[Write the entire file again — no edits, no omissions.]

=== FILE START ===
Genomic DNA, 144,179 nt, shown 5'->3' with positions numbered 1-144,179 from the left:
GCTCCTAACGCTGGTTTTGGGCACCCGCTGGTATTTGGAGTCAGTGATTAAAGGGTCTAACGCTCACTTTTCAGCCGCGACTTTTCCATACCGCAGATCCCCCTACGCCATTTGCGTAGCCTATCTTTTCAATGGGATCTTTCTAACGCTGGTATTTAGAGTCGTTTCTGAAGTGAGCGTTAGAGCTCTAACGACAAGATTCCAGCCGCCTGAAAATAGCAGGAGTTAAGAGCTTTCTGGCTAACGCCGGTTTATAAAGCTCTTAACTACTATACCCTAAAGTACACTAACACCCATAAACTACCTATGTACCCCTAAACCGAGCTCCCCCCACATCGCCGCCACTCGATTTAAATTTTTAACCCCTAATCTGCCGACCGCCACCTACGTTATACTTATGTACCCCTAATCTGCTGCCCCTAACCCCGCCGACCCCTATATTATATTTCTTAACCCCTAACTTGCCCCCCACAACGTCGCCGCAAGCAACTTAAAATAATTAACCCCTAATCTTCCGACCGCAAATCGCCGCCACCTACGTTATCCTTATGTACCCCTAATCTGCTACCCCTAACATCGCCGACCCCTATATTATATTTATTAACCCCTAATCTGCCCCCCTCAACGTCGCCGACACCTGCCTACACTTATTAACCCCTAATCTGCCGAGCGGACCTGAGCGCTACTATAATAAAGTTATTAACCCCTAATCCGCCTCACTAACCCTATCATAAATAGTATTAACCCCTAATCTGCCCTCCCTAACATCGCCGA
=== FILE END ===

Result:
Genomic DNA, 144,179 nt, shown 5'->3' with positions numbered 1-144,179 from the left:
GCTCCTAACGCTGGTTTTGGGCACCCGCTGGTATTTGGAGTCAGTGATTAAAGGGTCTAACGCTCACTTTTCAGCCGCGACTTTTCCATACCGCAGATCCCCCTACGCCATTTGCGTAGCCTATCTTTTCAATGGGATCTTTCTAACGCTGGTATTTAGAGTCGTTTCTGAAGTGAGCGTTAGAGCTCTAACGACAAGATTCCAGCCGCCTGAAAATAGCAGGAGTTAAGAGCTTTCTGGCTAACGCCGGTTTATAAAGCTCTTAACTACTATACCCTAAAGTACACTAACACCCATAAACTACCTATGTACCCCTAAACCGAGCTCCCCCCACATCGCCGCCACTCGATTTAAATTTTTAACCCCTAATCTGCCGACCGCCACCTACGTTATACTTATGTACCCCTAATCTGCTGCCCCTAACCCCGCCGACCCCTATATTATATTTCTTAACCCCTAACTTGCCCCCCACAACGTCGCCGCAAGCAACTTAAAATAATTAACCCCTAATCTTCCGACCGCAAATCGCCGCCACCTACGTTATCCTTATGTACCCCTAATCTGCTACCCCTAACATCGCCGACCCCTATATTATATTTATTAACCCCTAATCTGCCCCCCTCAACGTCGCCGACACCTGCCTACACTTATTAACCCCTAATCTGCCGAGCGGACCTGAGCGCTACTATAATAAAGTTATTAACCCCTAATCCGCCTCACTAACCCTATCATAAATAGTATTAACCCCTAATCTGCCCTCCCTAACATCGCCGA